The simple answer to this is that if an eco label or certification scheme exists it is a sure sign that there are some very bad practices out there that have destroyed the natural environment or exploited people in one way or another.
A product or business that carries an eco label or certification is trying to tell you, the consumer, that it has played no part in this. So Forest Stewardship Council (FSC) certification means that a product hasn’t destroyed the worlds important forests; Marine Stewardship Council certification means that fish have been sustainably harvested from our seas; and the various recycling schemes means that a product doesn’t have to head for landfill if you can work out which colour bin to put it in when you have finished with it.
Do eco labels or certification mean that this product is ‘green’ though?
Unfortunately, there is no single answer to this. You have to look behind the label. So many of the eco-labels and schemes cover single issues or multi-issues but very rarely do they cover the whole story of the impact of that product. So, for example, if a product tells you that it, or its packaging, is recyclable – it’s not telling you that the workers who made it were treated well, they were adults and not children or that its production did not destroy or pollute the natural environment.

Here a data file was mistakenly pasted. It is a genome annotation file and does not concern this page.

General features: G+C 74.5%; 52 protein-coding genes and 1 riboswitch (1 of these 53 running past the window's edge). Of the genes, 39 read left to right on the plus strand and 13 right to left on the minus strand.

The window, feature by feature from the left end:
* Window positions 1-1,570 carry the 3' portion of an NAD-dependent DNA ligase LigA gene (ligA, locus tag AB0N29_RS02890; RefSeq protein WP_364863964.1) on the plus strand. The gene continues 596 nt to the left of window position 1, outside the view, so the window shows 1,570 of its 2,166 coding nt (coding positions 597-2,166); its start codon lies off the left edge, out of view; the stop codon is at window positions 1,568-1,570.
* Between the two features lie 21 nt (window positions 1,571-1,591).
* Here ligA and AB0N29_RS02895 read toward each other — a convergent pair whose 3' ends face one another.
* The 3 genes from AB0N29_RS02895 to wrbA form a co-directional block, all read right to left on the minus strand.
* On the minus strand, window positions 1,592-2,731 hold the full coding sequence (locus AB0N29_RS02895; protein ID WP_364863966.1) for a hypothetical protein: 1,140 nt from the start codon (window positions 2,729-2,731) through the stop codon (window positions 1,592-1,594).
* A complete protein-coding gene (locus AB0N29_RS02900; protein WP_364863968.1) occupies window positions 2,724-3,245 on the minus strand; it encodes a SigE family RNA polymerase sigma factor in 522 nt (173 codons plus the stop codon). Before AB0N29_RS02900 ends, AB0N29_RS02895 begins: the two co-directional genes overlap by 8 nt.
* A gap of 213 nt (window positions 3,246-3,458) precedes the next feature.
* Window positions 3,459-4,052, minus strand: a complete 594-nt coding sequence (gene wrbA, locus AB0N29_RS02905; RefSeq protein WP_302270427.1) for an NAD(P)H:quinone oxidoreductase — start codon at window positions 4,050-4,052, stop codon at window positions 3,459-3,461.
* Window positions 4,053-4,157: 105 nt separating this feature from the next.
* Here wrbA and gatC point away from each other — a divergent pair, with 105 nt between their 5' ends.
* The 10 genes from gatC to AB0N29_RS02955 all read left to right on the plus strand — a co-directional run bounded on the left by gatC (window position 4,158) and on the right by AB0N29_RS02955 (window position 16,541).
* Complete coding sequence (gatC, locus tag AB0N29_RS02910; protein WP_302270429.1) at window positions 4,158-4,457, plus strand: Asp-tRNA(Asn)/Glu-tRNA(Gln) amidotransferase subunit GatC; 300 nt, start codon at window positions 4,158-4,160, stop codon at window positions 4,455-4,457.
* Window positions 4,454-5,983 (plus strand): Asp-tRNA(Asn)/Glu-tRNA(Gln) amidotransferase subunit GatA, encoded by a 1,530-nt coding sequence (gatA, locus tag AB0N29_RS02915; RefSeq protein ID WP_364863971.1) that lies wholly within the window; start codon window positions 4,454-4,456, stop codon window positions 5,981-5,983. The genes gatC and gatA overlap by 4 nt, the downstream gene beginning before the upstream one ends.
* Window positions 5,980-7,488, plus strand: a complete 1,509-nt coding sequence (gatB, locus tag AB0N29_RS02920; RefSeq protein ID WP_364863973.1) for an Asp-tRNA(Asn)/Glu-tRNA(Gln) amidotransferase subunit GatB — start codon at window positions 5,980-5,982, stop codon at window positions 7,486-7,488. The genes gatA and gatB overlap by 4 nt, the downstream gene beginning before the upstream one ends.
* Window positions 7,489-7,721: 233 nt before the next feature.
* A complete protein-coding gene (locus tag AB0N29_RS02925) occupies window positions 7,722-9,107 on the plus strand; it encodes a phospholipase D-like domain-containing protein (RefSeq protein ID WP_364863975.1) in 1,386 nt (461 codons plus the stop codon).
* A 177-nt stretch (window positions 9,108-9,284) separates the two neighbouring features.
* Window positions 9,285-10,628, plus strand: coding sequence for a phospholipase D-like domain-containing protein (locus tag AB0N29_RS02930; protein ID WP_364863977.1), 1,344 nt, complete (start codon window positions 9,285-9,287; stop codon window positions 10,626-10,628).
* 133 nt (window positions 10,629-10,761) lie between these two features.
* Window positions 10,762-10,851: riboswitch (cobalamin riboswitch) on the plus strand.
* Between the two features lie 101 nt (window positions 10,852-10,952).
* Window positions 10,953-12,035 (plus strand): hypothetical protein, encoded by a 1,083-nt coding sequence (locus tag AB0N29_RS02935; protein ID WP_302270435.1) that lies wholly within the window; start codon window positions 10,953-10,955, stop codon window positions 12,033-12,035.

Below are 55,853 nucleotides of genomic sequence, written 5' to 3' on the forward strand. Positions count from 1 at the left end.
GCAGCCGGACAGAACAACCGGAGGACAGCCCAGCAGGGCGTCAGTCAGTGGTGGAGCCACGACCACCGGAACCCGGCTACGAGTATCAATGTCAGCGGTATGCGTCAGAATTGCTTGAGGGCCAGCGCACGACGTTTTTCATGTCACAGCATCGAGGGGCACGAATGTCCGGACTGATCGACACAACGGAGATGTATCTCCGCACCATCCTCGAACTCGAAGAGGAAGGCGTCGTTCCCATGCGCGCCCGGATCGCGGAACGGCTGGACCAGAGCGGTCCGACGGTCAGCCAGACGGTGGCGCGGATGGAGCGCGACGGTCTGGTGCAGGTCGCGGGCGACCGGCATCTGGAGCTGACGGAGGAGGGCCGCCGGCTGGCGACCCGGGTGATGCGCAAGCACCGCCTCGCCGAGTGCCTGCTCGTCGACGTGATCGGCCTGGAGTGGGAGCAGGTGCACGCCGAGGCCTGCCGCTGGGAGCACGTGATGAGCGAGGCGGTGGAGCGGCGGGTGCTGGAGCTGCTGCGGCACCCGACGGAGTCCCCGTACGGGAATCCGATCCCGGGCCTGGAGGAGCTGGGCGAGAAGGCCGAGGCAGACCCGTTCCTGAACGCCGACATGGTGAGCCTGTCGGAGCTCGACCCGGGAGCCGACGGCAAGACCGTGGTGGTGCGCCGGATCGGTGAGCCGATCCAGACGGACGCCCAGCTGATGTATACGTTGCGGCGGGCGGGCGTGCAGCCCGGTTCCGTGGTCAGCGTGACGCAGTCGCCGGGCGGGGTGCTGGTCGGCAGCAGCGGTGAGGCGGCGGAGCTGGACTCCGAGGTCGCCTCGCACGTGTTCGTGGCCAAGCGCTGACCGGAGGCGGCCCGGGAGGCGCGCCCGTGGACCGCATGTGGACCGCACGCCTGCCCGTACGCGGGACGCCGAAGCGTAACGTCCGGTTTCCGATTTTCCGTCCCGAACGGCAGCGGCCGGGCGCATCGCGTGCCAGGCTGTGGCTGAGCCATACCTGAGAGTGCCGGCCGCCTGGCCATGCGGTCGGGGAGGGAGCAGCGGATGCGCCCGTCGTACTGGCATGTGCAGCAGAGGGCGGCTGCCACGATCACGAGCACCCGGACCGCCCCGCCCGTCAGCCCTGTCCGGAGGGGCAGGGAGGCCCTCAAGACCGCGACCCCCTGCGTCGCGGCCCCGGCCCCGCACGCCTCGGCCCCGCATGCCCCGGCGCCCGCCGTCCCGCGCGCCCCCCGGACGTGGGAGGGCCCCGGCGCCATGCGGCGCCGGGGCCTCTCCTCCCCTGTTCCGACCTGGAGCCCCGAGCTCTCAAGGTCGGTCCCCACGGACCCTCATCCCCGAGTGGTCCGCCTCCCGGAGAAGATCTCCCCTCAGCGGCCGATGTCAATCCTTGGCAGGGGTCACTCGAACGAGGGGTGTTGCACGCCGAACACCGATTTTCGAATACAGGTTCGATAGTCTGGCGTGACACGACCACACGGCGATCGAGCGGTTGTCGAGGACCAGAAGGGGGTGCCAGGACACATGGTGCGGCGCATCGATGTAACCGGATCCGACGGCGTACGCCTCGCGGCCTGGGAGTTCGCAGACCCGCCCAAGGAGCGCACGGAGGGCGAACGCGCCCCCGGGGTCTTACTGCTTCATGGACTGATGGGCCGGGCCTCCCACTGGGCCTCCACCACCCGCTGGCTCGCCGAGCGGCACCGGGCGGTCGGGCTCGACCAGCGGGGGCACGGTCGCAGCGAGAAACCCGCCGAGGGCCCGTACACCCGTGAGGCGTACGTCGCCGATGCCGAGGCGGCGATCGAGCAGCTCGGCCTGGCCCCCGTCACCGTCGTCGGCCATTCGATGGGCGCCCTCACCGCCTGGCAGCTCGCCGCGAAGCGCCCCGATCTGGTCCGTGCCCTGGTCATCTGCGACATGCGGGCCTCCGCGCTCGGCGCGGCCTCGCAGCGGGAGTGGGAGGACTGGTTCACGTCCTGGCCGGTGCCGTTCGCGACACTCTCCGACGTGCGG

A recyclable product is greener than a non-recyclable product for sure but it could probably do a lot better on the sustainability stakes.
Also there are eco labels and schemes and then there are ‘green claims’ made about products. Eco labels and schemes are generally robust and credible. Green claims however can sometimes be spurious to say the least. Just pop down to your garden centre and look at some of the eco labels you find there. ‘Natural ingredients’ on products – what does that really mean for a chemical product that zaps the bugs on begonias?
It is easy to be.
So what can you do? Simple – get curious. Look out for products that carry credible eco labels. Ask the retailer what the eco label means and what it covers. Over the coming weeks this blog will explore the eco labels, schemes and green claims within product categories like clothing and textiles, electronics, food, DIY and others.
In the meantime check out Defra’s Green Claim Guide to see what a good eco label or scheme looks like and what it doesn’t; be curious to increase the confidence in the buying choice you make.
Written by: Dr. Lisa Drewe, Newleaf Practice
tagsECOeco labelsgreen businesssustainability